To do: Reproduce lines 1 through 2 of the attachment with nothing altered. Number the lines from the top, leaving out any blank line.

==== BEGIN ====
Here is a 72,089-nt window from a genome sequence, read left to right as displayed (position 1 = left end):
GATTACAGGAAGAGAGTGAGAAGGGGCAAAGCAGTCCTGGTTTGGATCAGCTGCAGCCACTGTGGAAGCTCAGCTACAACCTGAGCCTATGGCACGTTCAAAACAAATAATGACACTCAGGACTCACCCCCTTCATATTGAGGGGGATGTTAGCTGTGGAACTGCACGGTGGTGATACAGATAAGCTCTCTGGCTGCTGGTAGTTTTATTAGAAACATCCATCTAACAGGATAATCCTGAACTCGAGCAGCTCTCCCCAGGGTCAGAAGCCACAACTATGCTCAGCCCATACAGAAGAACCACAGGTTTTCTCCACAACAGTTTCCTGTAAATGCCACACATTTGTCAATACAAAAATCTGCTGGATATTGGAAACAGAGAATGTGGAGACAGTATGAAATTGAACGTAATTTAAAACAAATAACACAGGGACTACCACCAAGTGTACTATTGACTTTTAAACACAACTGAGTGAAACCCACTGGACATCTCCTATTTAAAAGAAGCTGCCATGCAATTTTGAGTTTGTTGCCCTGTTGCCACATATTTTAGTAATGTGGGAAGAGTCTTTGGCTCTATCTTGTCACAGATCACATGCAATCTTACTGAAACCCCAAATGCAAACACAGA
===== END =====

Here is a 72,089-nt window from a genome sequence, read left to right as displayed (position 1 = left end):
GATTACAGGAAGAGAGTGAGAAGGGGCAAAGCAGTCCTGGTTTGGATCAGCTGCAGCCACTGTGGAAGCTCAGCTACAACCTGAGCCTATGGCACGTTCAAAACAAATAATGACACTCAGGACTCACCCCCTTCATATTGAGGGGGATGTTAGCTGTGGAACTGCACGGTGGTGATACAGATAAGCTCTCTGGCTGCTGGTAGTTTTATTAGAAACATCCATCTAACAGGATAATCCTGAACTCGAGCAGCTCTCCCCAGGGTCAGAAGCCACAACTATGCTCAGCCCATACAGAAGAACCACAGGTTTTCTCCACAACAGTTTCCTGTAAATGCCACACATTTGTCAATACAAAAATCTGCTGGATATTGGAAACAGAGAATGTGGAGACAGTATGAAATTGAACGTAATTTAAAACAAATAACACAGGGACTACCACCAAGTGTACTATTGACTTTTAAACACAACTGAGTGAAACCCACTGGACATCTCCTATTTAAAAGAAGCTGCCATGCAATTTTGAGTTTGTTGCCCTGTTGCCACATATTTTAGTAATGTGGGAAGAGTCTTTGGCTCTATCTTGTCACAGATCACATGCAATCTTACTGAAACCCCAAATGCAAACACAGA